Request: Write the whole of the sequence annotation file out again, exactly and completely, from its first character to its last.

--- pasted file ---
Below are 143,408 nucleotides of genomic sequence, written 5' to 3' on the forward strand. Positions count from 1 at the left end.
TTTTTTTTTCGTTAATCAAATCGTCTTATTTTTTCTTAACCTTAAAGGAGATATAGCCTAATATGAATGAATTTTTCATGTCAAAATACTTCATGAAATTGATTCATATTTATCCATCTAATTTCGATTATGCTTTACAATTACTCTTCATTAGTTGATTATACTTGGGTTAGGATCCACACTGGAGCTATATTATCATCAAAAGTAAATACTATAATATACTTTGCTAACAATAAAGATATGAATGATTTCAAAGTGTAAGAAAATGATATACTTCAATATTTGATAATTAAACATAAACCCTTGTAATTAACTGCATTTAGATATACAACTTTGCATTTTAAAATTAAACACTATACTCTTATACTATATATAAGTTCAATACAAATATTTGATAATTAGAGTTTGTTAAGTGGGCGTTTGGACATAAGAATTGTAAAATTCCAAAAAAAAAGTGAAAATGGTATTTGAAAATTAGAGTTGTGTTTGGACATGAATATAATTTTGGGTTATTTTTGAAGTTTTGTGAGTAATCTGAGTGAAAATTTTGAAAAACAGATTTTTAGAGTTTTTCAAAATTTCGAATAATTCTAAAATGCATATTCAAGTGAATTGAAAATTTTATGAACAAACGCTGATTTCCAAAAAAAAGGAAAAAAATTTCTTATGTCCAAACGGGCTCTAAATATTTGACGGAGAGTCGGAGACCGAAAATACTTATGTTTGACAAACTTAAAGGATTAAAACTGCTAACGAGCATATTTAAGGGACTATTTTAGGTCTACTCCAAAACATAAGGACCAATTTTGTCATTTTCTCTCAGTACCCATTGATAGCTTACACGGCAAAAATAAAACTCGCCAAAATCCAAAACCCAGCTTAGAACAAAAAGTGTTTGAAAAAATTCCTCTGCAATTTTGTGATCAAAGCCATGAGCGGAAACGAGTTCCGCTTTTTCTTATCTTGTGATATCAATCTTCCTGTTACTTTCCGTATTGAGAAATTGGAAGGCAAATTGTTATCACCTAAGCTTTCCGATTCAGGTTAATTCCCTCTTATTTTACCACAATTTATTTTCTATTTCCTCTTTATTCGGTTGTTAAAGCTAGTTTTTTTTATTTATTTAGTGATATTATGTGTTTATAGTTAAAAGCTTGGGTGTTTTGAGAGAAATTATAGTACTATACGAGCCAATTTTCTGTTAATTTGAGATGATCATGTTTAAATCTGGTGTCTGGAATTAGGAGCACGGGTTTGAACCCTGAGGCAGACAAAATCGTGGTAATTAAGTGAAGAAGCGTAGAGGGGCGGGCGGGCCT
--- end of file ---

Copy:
Below are 143,408 nucleotides of genomic sequence, written 5' to 3' on the forward strand. Positions count from 1 at the left end.
TTTTTTTTTCGTTAATCAAATCGTCTTATTTTTTCTTAACCTTAAAGGAGATATAGCCTAATATGAATGAATTTTTCATGTCAAAATACTTCATGAAATTGATTCATATTTATCCATCTAATTTCGATTATGCTTTACAATTACTCTTCATTAGTTGATTATACTTGGGTTAGGATCCACACTGGAGCTATATTATCATCAAAAGTAAATACTATAATATACTTTGCTAACAATAAAGATATGAATGATTTCAAAGTGTAAGAAAATGATATACTTCAATATTTGATAATTAAACATAAACCCTTGTAATTAACTGCATTTAGATATACAACTTTGCATTTTAAAATTAAACACTATACTCTTATACTATATATAAGTTCAATACAAATATTTGATAATTAGAGTTTGTTAAGTGGGCGTTTGGACATAAGAATTGTAAAATTCCAAAAAAAAAGTGAAAATGGTATTTGAAAATTAGAGTTGTGTTTGGACATGAATATAATTTTGGGTTATTTTTGAAGTTTTGTGAGTAATCTGAGTGAAAATTTTGAAAAACAGATTTTTAGAGTTTTTCAAAATTTCGAATAATTCTAAAATGCATATTCAAGTGAATTGAAAATTTTATGAACAAACGCTGATTTCCAAAAAAAAGGAAAAAAATTTCTTATGTCCAAACGGGCTCTAAATATTTGACGGAGAGTCGGAGACCGAAAATACTTATGTTTGACAAACTTAAAGGATTAAAACTGCTAACGAGCATATTTAAGGGACTATTTTAGGTCTACTCCAAAACATAAGGACCAATTTTGTCATTTTCTCTCAGTACCCATTGATAGCTTACACGGCAAAAATAAAACTCGCCAAAATCCAAAACCCAGCTTAGAACAAAAAGTGTTTGAAAAAATTCCTCTGCAATTTTGTGATCAAAGCCATGAGCGGAAACGAGTTCCGCTTTTTCTTATCTTGTGATATCAATCTTCCTGTTACTTTCCGTATTGAGAAATTGGAAGGCAAATTGTTATCACCTAAGCTTTCCGATTCAGGTTAATTCCCTCTTATTTTACCACAATTTATTTTCTATTTCCTCTTTATTCGGTTGTTAAAGCTAGTTTTTTTTATTTATTTAGTGATATTATGTGTTTATAGTTAAAAGCTTGGGTGTTTTGAGAGAAATTATAGTACTATACGAGCCAATTTTCTGTTAATTTGAGATGATCATGTTTAAATCTGGTGTCTGGAATTAGGAGCACGGGTTTGAACCCTGAGGCAGACAAAATCGTGGTAATTAAGTGAAGAAGCGTAGAGGGGCGGGCGGGCCT